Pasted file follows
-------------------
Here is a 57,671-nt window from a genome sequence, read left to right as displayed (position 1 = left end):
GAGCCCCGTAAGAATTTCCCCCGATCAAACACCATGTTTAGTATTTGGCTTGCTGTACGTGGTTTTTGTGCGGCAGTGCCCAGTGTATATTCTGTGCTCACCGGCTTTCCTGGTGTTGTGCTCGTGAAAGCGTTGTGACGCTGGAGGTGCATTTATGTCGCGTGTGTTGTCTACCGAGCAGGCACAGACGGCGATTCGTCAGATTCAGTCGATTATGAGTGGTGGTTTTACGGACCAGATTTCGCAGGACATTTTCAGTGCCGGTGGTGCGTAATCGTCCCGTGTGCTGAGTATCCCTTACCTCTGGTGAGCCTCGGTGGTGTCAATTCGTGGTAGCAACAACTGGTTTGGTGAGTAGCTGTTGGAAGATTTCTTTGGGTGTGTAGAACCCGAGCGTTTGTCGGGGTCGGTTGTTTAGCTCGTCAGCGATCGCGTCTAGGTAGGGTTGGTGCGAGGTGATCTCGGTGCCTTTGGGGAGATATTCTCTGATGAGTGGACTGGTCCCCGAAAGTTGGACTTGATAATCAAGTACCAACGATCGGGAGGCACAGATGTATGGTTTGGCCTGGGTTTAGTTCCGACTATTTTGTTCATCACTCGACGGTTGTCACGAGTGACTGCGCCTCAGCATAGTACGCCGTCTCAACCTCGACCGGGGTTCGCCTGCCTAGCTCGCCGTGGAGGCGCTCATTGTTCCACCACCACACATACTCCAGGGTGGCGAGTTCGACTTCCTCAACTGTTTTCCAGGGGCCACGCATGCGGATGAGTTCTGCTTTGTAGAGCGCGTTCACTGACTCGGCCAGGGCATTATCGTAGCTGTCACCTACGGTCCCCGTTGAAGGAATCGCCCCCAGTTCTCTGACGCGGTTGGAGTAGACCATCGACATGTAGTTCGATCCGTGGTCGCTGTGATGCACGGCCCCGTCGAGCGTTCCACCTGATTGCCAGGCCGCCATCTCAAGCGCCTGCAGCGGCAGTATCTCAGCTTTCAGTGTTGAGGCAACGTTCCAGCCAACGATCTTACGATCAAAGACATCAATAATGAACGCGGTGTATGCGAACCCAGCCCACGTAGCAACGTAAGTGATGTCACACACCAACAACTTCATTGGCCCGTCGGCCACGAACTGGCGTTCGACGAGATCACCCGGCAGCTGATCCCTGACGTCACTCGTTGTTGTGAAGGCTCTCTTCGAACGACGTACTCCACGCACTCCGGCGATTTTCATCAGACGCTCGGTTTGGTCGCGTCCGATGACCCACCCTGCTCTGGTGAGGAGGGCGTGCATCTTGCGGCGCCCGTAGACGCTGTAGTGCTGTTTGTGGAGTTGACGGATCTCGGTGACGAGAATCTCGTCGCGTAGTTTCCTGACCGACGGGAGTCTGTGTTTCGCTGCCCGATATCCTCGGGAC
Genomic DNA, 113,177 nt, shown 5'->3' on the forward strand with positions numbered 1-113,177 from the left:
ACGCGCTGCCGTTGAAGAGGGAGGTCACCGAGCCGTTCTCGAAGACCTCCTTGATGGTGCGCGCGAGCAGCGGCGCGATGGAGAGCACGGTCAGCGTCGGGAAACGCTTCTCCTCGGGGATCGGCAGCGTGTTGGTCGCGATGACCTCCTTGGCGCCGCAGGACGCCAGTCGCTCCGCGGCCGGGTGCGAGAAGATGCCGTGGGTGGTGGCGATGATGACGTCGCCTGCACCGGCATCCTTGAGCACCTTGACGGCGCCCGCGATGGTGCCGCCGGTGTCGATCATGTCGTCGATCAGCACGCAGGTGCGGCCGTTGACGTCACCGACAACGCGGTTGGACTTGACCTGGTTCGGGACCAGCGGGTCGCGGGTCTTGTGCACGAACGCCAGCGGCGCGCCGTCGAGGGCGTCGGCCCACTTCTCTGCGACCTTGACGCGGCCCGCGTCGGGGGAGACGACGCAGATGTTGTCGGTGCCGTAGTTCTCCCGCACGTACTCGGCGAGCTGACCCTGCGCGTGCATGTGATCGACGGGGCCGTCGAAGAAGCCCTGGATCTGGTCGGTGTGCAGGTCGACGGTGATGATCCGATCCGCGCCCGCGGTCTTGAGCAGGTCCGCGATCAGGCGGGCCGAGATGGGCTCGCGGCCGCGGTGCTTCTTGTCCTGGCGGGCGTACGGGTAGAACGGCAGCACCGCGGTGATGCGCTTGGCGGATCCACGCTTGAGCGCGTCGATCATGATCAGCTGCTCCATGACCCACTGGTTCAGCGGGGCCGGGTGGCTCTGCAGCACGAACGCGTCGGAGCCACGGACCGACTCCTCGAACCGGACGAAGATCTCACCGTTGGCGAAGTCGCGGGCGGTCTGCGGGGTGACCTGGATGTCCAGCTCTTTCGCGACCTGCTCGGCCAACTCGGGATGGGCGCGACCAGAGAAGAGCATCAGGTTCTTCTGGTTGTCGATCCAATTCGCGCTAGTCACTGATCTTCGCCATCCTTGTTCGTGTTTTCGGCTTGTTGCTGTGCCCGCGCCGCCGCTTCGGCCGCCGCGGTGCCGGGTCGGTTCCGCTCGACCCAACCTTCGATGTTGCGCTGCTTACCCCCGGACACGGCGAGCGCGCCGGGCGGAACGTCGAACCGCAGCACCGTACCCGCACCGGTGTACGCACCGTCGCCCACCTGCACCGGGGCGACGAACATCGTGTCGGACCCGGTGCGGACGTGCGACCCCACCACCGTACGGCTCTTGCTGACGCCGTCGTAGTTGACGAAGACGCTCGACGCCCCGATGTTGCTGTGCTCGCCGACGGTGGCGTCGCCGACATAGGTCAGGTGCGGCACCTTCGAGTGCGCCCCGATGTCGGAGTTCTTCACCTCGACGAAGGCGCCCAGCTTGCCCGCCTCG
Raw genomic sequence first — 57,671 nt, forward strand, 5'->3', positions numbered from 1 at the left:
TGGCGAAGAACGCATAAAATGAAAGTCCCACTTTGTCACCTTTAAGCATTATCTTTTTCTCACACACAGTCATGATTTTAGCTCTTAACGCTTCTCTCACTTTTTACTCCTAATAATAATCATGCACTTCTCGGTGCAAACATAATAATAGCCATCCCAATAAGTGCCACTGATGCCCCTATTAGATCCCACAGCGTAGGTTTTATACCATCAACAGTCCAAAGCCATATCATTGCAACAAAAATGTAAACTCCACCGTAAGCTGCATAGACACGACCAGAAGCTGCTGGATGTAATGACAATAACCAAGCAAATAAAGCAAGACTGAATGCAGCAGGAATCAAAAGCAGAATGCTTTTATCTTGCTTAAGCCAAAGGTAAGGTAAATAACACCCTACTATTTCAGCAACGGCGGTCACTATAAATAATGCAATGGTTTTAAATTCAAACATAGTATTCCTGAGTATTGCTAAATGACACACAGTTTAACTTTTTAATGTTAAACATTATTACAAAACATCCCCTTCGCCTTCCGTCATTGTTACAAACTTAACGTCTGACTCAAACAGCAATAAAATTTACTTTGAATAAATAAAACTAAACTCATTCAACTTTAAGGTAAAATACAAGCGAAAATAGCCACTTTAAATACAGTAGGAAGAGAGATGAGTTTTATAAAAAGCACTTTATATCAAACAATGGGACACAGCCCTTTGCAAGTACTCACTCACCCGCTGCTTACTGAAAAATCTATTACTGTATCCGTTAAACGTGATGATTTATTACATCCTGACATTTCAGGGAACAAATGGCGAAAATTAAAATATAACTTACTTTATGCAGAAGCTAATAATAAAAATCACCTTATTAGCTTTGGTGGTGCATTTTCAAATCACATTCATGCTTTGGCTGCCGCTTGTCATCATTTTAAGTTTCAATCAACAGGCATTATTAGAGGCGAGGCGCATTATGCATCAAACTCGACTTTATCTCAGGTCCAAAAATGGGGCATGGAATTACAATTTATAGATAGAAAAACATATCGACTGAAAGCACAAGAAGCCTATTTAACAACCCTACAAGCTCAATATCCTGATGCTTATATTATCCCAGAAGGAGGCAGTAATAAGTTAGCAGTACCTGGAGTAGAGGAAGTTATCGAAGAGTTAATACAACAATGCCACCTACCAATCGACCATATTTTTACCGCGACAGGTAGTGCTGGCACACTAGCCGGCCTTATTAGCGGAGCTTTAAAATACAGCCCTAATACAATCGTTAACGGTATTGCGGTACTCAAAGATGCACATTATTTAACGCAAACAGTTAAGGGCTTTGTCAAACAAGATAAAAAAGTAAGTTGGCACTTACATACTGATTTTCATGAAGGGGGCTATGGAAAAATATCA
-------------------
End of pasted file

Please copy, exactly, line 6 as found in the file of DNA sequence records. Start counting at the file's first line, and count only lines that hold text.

TGGCGAAGAACGCATAAAATGAAAGTCCCACTTTGTCACCTTTAAGCATTATCTTTTTCTCACACACAGTCATGATTTTAGCTCTTAACGCTTCTCTCACTTTTTACTCCTAATAATAATCATGCACTTCTCGGTGCAAACATAATAATAGCCATCCCAATAAGTGCCACTGATGCCCCTATTAGATCCCACAGCGTAGGTTTTATACCATCAACAGTCCAAAGCCATATCATTGCAACAAAAATGTAAACTCCACCGTAAGCTGCATAGACACGACCAGAAGCTGCTGGATGTAATGACAATAACCAAGCAAATAAAGCAAGACTGAATGCAGCAGGAATCAAAAGCAGAATGCTTTTATCTTGCTTAAGCCAAAGGTAAGGTAAATAACACCCTACTATTTCAGCAACGGCGGTCACTATAAATAATGCAATGGTTTTAAATTCAAACATAGTATTCCTGAGTATTGCTAAATGACACACAGTTTAACTTTTTAATGTTAAACATTATTACAAAACATCCCCTTCGCCTTCCGTCATTGTTACAAACTTAACGTCTGACTCAAACAGCAATAAAATTTACTTTGAATAAATAAAACTAAACTCATTCAACTTTAAGGTAAAATACAAGCGAAAATAGCCACTTTAAATACAGTAGGAAGAGAGATGAGTTTTATAAAAAGCACTTTATATCAAACAATGGGACACAGCCCTTTGCAAGTACTCACTCACCCGCTGCTTACTGAAAAATCTATTACTGTATCCGTTAAACGTGATGATTTATTACATCCTGACATTTCAGGGAACAAATGGCGAAAATTAAAATATAACTTACTTTATGCAGAAGCTAATAATAAAAATCACCTTATTAGCTTTGGTGGTGCATTTTCAAATCACATTCATGCTTTGGCTGCCGCTTGTCATCATTTTAAGTTTCAATCAACAGGCATTATTAGAGGCGAGGCGCATTATGCATCAAACTCGACTTTATCTCAGGTCCAAAAATGGGGCATGGAATTACAATTTATAGATAGAAAAACATATCGACTGAAAGCACAAGAAGCCTATTTAACAACCCTACAAGCTCAATATCCTGATGCTTATATTATCCCAGAAGGAGGCAGTAATAAGTTAGCAGTACCTGGAGTAGAGGAAGTTATCGAAGAGTTAATACAACAATGCCACCTACCAATCGACCATATTTTTACCGCGACAGGTAGTGCTGGCACACTAGCCGGCCTTATTAGCGGAGCTTTAAAATACAGCCCTAATACAATCGTTAACGGTATTGCGGTACTCAAAGATGCACATTATTTAACGCAAACAGTTAAGGGCTTTGTCAAACAAGATAAAAAAGTAAGTTGGCACTTACATACTGATTTTCATGAAGGGGGCTATGGAAAAATATCA